The answer probably lies not so much in the nature of the number thirteen as in the nature of the number twelve: there were twelve months of the year, twelve Apostles (traitorous tendencies aside), twelve tribes of Israel, and (one thing people don’t mention a lot, but still probably relevant) in Great Britain, a monetary system rooted in Base 12. Twelve was a standard-setting sort of number – normal things fell naturally into twelves. Thirteen threw things off just a fraction – made the numbers come out not quite even, was an uneasy, solitary leftover (superstitious considerations aside, it’s still very awkward trying to seat thirteen at a table). How exactly this state of affairs evolved into several distinct superstitions is probably impossible to discover.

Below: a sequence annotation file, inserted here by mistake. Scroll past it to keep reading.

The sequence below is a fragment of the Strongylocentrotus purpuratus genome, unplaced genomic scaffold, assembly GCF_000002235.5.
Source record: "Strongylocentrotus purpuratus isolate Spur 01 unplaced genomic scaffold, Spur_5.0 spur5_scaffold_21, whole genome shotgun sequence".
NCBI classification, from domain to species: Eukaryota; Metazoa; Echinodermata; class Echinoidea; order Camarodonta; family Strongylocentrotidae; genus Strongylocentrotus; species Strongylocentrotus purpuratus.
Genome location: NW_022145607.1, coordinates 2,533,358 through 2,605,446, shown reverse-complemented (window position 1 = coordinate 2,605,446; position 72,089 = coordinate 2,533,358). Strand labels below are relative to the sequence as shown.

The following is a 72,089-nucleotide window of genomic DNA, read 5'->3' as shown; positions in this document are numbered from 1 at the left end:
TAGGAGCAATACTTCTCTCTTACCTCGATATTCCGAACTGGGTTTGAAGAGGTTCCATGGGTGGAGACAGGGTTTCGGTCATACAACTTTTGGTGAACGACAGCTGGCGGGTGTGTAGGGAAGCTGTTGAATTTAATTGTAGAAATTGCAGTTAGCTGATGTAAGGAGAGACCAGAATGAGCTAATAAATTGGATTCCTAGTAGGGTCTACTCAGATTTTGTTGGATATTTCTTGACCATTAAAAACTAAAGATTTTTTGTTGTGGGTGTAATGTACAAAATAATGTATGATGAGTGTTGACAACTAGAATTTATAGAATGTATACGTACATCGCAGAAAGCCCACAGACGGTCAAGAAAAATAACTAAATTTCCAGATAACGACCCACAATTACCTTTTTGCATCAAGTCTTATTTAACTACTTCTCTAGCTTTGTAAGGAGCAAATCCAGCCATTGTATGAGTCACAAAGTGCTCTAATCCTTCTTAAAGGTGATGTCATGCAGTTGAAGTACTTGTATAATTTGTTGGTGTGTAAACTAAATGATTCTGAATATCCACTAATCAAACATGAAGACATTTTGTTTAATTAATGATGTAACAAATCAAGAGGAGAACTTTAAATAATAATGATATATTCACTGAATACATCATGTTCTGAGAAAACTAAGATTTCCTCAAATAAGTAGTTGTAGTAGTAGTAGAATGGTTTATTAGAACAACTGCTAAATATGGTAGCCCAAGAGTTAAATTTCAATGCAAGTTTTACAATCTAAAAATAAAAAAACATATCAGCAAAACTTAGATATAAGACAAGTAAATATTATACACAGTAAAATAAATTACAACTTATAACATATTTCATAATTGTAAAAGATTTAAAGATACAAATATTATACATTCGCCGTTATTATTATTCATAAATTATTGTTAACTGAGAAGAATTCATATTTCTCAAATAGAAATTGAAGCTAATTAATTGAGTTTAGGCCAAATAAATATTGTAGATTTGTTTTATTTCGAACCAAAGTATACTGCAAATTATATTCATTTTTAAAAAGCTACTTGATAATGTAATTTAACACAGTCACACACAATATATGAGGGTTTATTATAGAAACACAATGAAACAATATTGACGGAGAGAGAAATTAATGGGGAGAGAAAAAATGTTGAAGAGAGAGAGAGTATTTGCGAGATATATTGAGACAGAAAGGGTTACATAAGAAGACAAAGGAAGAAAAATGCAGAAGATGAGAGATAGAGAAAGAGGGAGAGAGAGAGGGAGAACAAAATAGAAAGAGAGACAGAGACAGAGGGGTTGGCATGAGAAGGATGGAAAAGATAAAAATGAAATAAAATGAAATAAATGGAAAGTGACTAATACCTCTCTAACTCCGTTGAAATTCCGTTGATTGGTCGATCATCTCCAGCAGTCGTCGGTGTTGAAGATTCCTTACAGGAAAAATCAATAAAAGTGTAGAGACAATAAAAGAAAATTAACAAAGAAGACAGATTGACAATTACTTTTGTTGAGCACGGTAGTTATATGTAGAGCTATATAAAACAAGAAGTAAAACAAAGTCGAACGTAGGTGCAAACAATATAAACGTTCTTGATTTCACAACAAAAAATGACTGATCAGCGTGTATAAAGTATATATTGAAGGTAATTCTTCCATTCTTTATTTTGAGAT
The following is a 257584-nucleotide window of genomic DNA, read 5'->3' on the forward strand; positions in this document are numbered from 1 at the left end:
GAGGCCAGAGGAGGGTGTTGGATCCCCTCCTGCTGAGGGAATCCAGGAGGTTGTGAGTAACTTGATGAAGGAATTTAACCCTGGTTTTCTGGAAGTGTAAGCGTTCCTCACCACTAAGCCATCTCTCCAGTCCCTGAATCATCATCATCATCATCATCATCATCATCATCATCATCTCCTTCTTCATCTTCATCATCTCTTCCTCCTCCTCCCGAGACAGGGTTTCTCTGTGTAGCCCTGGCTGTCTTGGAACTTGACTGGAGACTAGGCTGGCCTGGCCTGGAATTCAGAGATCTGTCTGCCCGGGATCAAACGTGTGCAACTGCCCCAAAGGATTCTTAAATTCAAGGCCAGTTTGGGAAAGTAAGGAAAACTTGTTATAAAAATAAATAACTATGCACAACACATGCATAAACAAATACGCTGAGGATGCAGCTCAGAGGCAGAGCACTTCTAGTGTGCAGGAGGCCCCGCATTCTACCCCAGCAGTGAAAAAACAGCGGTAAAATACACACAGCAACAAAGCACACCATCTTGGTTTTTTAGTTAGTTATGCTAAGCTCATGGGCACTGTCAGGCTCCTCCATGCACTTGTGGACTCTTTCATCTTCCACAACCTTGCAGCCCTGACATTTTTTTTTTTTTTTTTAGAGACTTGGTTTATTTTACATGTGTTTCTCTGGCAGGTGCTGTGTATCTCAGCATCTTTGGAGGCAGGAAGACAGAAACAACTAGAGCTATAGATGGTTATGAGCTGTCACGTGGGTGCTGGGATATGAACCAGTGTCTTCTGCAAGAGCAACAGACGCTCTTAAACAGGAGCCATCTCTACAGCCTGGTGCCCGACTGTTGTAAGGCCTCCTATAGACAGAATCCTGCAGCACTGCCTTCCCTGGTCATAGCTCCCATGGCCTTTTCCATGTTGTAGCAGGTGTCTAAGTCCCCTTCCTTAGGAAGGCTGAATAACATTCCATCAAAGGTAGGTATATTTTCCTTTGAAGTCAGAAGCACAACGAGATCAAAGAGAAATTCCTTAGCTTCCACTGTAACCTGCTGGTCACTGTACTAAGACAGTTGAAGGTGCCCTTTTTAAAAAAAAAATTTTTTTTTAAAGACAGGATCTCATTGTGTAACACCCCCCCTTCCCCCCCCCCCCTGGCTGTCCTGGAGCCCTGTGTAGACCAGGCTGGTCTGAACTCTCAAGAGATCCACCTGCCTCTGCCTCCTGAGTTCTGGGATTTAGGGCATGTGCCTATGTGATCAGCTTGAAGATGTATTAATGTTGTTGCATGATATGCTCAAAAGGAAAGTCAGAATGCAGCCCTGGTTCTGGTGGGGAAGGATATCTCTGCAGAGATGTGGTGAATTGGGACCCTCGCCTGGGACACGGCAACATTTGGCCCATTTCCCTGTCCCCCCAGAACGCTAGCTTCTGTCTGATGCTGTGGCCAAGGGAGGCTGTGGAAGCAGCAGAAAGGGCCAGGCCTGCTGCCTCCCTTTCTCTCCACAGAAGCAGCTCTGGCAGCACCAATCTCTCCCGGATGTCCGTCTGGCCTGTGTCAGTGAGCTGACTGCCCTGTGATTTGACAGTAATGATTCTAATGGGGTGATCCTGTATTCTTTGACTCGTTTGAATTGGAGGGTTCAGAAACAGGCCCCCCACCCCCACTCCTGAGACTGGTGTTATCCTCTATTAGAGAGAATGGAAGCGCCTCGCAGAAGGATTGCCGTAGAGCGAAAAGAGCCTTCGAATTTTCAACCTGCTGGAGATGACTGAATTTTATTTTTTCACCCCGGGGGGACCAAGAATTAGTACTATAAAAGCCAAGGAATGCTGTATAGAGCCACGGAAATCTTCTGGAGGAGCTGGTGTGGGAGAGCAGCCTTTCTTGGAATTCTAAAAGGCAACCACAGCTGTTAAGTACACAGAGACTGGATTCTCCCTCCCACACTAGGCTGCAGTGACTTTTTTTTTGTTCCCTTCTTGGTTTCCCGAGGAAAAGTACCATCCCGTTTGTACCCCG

As for Friday, that’s also fairly murky. Friday, of course, is the day on which Jesus was supposed to have been crucified, so the bad-luck associations there are fairly straightforward. Less straightforward are traditions like Cain murdering Abel on a Friday – again, probably a piece of post hoc invention to make bad Biblical events fall into a pattern. Another theory holds that in addition to these instances, Friday was deliberately demonized by early Christian missionaries. (This was a theory floated in the local paper this morning, in fact). The reasoning behind it is that Friday is named after the Norse goddess Freya, or Frigg, who was the goddess of mothers and of childbirth. Christian missionaries thought of pagan gods not as being nonexistent but as demons who had tricked people into worshipping them, hence Freya was recast as a witch and her day was demonized.